Oh, and I think I already linked to this, but just in case: Why Hitchens Matters, by James Bloodworth.
Two posts by Shiraz Socialist on Stalinist lies:
On the Morning Star’s smear of trade unionist Eric Lee. (Previously on Lee here.)
(José Castillo, left, and José Calvo Sotelo, right)
It was going to happen anyway, but the murder on the streets of Madrid of Lt. José Castillo on the evening of 12th July 1936 was to the Spanish Civil War what the assassination of Archduke Franz Ferdinand was to World War I … the final, crucial key which quickly set in motion a sequence of events that led to the ‘official’ beginning of what would be a savage three-year national conflict that ran the entire gamut of twentieth century political ideologies.
At approximately 9.30pm, the newly married Castillo – a lieutenant in the governing Republic’s special police Guardia de Asalto as well as a member of an anti-fascist organisation for military members (UMRA) – left his house for the last time to make the short walk to the police station where he was about to go on duty. But when he reached the corner, a gang of Falangists, Spain’s principal fascist movement, shot and killed him.
From Andrea Gibbons, on a Chicago cemetary, a year ago. Some extracts:
Haymarket…back from the time we didn’t have at least the stated standard of an 8 hour day. To win it there was a general strike on May 1st, 1884. On May 3rd, police killed two strikers. On May 4th there was a rally in Haymarket square, a bomb went off, people died. I think it was probably the Pinkertons, but the police arrested 8 anarchists for simply inciting the act and hanged 4 of them. It didn’t help when they were later cleared of all blame…the damage was done, the press had crucified all ideals of justice and so we live in a country that inspired May Day and yet has never celebrated it properly…
Saturday, 10 July 2010, 2.00pm-5.00pm
Conway Hall, 25 Red Lion Square, London WC1
Ken Worpole: Colin Ward and the anarchism of everyday life
“Colin Ward in conversation with Roger Deakin”, introduced by Mike Dibb
Harriet Ward: On meeting Colin Ward
Stuart White: Colin Ward: making anarchism respectable, but not too respectable
Peter Marshall: Colin Ward in the history of Anarchism
Tony Fyson: Colin Ward at work
Dennis Hardy: On the margins
More on Colin Ward here.
Can’t make an omelette without…: From the vaults of the Manchester Guardian, Beatrice Webb, the ultimate Stalinist fellow traveller, and her hatred for the working class.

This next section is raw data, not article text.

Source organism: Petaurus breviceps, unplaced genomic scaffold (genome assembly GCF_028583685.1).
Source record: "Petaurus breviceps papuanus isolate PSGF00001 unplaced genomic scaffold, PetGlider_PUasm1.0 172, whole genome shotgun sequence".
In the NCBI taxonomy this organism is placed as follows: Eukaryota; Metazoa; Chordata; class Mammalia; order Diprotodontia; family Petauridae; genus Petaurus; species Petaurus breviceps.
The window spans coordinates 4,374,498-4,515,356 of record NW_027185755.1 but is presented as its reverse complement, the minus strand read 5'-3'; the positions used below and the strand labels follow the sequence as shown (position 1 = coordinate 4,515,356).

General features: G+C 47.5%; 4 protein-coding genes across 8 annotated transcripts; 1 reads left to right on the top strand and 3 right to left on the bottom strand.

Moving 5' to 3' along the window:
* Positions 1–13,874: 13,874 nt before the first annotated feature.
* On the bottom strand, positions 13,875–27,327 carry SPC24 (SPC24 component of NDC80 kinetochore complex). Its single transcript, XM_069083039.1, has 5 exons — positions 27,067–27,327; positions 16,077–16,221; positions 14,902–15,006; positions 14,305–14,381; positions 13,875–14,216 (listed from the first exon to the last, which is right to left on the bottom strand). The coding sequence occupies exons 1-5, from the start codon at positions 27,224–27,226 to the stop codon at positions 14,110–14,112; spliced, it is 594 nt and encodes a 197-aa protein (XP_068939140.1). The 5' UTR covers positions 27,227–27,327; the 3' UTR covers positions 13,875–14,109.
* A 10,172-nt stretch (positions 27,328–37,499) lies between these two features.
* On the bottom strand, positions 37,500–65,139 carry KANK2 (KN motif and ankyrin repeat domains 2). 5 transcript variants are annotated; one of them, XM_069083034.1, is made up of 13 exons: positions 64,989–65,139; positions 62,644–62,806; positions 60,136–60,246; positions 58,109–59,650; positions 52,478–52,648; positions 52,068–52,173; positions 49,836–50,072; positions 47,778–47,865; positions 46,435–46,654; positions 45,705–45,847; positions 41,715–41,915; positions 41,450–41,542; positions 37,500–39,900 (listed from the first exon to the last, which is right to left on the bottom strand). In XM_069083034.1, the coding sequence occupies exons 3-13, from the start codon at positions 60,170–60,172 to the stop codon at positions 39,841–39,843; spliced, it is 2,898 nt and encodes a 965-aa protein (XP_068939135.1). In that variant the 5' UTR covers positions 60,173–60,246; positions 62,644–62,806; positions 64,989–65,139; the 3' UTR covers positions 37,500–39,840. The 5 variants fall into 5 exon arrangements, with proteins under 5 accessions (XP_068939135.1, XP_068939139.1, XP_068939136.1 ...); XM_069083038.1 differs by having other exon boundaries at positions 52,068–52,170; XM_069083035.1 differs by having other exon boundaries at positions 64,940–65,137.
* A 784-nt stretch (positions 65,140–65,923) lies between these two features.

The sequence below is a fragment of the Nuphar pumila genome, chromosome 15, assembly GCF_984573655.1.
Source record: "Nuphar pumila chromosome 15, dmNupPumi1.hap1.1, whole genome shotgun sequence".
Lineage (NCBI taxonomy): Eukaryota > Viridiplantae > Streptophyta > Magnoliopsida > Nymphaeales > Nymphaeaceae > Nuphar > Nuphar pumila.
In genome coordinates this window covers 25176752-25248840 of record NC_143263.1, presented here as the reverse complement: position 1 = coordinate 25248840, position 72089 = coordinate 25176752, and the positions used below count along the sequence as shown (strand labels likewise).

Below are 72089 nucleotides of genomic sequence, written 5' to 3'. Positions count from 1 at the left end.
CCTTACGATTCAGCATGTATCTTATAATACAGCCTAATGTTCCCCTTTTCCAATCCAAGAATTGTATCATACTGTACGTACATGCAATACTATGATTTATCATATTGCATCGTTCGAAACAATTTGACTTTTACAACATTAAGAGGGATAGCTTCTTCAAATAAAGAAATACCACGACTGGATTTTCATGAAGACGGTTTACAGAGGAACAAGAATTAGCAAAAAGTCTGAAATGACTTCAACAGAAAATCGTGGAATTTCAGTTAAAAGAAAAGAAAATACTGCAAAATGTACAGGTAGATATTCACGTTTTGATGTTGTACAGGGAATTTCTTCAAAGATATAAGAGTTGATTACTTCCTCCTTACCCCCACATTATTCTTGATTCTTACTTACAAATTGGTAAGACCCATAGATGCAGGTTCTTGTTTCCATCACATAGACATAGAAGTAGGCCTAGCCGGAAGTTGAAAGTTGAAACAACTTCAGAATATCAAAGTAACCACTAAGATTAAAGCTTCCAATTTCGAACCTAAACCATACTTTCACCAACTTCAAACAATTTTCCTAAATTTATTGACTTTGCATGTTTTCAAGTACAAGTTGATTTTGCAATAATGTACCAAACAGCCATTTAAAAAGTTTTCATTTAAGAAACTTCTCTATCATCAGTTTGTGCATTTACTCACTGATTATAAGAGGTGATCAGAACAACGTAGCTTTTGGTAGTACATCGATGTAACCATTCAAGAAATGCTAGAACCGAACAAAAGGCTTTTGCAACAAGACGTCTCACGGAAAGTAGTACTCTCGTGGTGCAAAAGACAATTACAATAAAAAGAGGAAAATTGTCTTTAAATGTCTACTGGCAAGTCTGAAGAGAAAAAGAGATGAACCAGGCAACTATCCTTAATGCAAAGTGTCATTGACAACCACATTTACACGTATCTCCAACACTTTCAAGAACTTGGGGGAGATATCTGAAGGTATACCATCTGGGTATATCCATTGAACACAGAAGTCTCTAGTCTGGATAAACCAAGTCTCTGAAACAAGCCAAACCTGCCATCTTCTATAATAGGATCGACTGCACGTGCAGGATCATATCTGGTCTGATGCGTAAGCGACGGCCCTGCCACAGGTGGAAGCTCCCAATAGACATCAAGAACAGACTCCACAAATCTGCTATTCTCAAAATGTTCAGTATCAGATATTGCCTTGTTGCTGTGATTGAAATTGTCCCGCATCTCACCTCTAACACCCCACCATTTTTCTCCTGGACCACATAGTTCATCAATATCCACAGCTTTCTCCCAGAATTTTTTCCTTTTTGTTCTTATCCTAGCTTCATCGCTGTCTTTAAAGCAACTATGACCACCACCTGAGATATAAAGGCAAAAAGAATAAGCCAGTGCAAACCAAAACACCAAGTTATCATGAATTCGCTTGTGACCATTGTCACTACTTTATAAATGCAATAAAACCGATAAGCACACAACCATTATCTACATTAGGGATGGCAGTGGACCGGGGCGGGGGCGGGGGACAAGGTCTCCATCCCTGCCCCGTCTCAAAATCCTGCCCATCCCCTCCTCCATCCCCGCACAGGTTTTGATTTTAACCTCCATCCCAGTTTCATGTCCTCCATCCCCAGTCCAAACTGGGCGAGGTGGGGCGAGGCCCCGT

The First war on terror: via @ndy:
The first war on terror Laura Miller Salon.com June 20, 2010: Miller reviews “A new history of bomb-throwing anarchists and conniving intelligence agents in the 1800s”; it is “chillingly familiar”. Three months earlier, so did Stuart Christie (The World That Never Was: A True Story of Dreamers, Schemers, Anarchists and Secret Agents, The Guardian, March 27, 2010). I think The Slow Burning Fuse: The lost history of the British Anarchists by John Quail is neat, while the Kate Sharpley Library continues to find bodies buried beneath the mounds of bourgeois history. The International Campaign Against Anarchist Terrorism, 1880-1930s (Richard Bach Jensen) provides some historical context for the antics of the anarcholocos…
Adam Form has excellent reviews of both The Ragged Trousered Philanthropists and Simon Pirani’s The Russian Revolution in Retreat, 1920-24. The latter offering historical context on the Russian revolution which ties in nicely with my Property is Theft post on Communism and the State.
Franco and the Nazis: Modernity on the even darker side of Spain’s dictator.
Marxism 2010: on Alex Callinicos’s week case for the triumph of historical materialism, and a dissection of what might have happened at this year’s SWP sh’bang, whose last day is today. (Possibly more on this in a future post.)
French Stalinism: I have already linked to this piece by Andrew Coates on the new leader of the French Communist Party, but I did so very flippantly and want to re-link with a recommendation to read it. The post comes from a solidly anti-Stalinist perspective, but also shows something of the grandeur of some elements of the French Stalinist tradition, as well as explaining a little about the complexity of the PCF’s internal politics.
The passion of Arthur Koestler: Roger Boylan on a complicated man.